20 things '20's learned
Freshman year is a time for many adventures, but above all, it is a time of learning.
For some students, living at college is the first time they’ll be away from home. For others, attending college feels more like home than anything they have ever known before. But for everyone, college is where many lessons are learned. Hopefully, many of those lessons are academic — but the other lessons, of a more personal variety, are just as important.
As spring term comes to an end, The Dartmouth spoke to members of the Class of 2020, asking them what have been some of the most important lessons they’ve learned since arriving at the College. These lessons touch upon different experiences, but they all reflect the many ways in which students grow during their first year.
1. “I brought way too much stuff. I brought a dozen pairs of shoes and way too many jackets that I only wear a few of, so now it’s a very cluttered room for no reason. I guess it just extends to being over prepared in general.” - Nick Windham ’20
2. “How to live with a roommate in the same room. This is my first time living with another guy in the same room. We each have different schedules and lifestyles. I could never imagine living with a guy like this in my high school years. After a year, I feel like even though we have different schedules, things are likely to work out most of the time.” - Timothy Qiu ’20
3. “Try to make friends with upperclassmen. They’re not as intimidating as they seem.” - Samuel Greenberg ’20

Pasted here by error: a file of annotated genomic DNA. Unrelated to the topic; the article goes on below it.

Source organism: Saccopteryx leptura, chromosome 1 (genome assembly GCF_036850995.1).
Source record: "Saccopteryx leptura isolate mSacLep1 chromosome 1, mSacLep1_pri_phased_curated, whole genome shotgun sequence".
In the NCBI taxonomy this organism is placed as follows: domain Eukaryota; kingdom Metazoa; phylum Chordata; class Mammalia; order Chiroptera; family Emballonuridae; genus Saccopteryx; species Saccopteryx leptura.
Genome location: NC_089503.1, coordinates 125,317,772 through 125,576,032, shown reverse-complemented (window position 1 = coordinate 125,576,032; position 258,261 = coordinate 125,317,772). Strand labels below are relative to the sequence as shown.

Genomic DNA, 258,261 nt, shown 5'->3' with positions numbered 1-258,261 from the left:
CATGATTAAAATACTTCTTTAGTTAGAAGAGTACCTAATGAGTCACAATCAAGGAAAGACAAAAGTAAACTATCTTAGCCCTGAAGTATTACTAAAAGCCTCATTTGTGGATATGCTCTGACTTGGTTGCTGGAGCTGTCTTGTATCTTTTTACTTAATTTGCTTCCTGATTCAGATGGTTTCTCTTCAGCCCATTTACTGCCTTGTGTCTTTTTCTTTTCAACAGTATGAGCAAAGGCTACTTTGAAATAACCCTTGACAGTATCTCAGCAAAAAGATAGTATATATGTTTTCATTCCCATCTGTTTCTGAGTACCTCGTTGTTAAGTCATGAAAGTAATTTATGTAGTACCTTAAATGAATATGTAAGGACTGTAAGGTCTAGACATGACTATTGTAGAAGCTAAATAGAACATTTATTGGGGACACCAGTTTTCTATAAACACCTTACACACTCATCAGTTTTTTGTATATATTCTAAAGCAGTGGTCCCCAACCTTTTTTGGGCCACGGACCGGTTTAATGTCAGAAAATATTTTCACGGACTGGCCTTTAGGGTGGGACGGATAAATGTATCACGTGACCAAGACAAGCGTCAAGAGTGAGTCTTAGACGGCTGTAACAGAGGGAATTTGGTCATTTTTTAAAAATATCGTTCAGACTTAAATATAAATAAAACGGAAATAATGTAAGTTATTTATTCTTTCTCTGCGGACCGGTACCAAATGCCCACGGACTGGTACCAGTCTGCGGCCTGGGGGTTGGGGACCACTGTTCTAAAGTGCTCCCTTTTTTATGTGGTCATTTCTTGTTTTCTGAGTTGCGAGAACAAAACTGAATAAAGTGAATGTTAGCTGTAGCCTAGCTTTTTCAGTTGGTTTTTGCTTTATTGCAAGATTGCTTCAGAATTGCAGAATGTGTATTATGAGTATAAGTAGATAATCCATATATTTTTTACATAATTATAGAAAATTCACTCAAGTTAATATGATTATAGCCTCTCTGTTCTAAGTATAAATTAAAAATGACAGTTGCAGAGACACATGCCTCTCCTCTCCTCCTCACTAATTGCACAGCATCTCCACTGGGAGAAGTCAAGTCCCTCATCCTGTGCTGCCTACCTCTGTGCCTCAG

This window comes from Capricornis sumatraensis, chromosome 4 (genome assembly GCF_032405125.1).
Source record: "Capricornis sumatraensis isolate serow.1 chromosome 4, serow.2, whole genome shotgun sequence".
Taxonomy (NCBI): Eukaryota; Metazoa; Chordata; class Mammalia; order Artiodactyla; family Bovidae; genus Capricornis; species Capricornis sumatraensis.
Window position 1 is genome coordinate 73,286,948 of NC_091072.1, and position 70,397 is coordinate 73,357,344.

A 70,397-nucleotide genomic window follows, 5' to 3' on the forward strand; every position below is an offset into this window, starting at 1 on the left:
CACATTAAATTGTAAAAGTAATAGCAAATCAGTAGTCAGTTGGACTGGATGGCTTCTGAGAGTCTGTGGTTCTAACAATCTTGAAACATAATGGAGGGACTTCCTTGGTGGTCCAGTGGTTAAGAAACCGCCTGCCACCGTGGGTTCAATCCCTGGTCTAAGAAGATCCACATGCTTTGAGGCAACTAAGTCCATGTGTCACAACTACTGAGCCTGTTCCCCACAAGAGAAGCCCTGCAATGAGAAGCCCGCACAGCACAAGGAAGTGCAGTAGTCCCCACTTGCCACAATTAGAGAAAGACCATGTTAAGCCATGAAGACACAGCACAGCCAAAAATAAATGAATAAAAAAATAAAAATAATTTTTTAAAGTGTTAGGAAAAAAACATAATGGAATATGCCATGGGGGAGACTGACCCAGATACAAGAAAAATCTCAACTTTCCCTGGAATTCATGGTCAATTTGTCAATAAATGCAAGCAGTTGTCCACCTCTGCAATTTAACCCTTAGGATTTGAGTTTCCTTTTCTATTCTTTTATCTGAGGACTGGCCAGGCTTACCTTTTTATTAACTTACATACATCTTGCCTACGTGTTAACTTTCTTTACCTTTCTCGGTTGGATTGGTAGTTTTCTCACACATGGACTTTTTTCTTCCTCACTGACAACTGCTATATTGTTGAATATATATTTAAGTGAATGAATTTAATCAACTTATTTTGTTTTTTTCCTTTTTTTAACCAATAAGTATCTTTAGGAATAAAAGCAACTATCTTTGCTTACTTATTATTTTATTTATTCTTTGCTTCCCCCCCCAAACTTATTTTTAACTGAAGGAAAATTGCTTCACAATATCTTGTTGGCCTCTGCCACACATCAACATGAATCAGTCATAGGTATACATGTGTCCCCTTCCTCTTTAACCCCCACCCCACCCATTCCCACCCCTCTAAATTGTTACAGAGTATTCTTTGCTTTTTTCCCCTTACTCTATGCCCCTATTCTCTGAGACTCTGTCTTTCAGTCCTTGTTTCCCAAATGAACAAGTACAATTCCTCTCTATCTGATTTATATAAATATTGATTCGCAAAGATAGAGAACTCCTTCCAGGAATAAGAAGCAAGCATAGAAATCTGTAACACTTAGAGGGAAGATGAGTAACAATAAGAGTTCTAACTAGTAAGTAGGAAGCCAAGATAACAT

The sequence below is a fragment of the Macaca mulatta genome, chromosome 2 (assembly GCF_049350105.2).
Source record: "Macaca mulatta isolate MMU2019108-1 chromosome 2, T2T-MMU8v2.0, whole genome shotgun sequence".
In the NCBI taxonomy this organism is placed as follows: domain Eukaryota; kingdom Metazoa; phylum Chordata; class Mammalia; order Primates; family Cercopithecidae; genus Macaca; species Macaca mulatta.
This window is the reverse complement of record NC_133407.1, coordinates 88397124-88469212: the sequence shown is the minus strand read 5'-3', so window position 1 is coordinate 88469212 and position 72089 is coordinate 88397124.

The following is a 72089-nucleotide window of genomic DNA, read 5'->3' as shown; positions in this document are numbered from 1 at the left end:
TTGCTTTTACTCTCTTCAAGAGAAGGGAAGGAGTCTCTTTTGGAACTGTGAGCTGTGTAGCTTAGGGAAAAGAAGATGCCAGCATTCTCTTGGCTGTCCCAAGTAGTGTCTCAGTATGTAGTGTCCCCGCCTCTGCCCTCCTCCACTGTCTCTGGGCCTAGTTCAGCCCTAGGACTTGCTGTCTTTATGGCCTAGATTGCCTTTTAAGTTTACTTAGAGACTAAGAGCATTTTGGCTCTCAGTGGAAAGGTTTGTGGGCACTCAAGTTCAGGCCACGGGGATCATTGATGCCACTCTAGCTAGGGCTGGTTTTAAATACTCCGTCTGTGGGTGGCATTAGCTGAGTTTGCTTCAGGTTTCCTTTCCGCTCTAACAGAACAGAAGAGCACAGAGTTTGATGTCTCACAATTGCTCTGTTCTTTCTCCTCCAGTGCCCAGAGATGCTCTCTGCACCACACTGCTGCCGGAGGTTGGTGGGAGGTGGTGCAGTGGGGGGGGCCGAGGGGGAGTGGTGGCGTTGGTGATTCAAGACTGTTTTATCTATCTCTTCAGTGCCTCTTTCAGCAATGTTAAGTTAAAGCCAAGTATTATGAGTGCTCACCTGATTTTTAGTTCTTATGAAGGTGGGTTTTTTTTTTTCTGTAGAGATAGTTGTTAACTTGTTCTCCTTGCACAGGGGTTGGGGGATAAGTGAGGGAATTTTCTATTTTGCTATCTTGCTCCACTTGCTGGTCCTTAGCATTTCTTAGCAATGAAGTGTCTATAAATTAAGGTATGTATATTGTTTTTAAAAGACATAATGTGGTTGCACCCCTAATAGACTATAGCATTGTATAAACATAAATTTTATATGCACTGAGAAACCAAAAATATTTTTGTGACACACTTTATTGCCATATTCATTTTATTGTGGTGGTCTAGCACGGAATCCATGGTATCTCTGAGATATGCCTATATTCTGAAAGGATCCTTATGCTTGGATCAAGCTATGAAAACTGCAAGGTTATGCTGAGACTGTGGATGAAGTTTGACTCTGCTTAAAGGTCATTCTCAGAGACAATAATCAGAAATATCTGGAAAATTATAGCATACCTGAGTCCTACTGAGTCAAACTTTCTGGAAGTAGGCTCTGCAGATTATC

Chances are, you were welcomed to campus by a mob of upperclassmen wearing outrageous clothing that you soon learned was called flair. Many freshmen embark on First-Year Trips before they truly settle into their dorm room — after five days with no showering and minimal access to toilets, even the worst of Dartmouth’s dorms seem luxurious. Even if you didn’t go on a Trip, though, move-in day is a blur of carrying boxes up never ending flights of stairs, meeting people, immediately forgetting their names and asking yourself if you brought too much or not enough stuff. (If you have to ask, the answer is probably yes, you brought too much.) Thankfully, there’s nearly always a Crooling or O-Team member around once you finally swallow your pride and decide to ask for help.
4. “I’ve learned the importance of finessing the Collis stir fry line. Like college, the stir fry line can be very intimidating and stressful, but over time and with the help of some friendly people, I’ve really learned how to get what I want out of Collis.” - Emma Demers ’20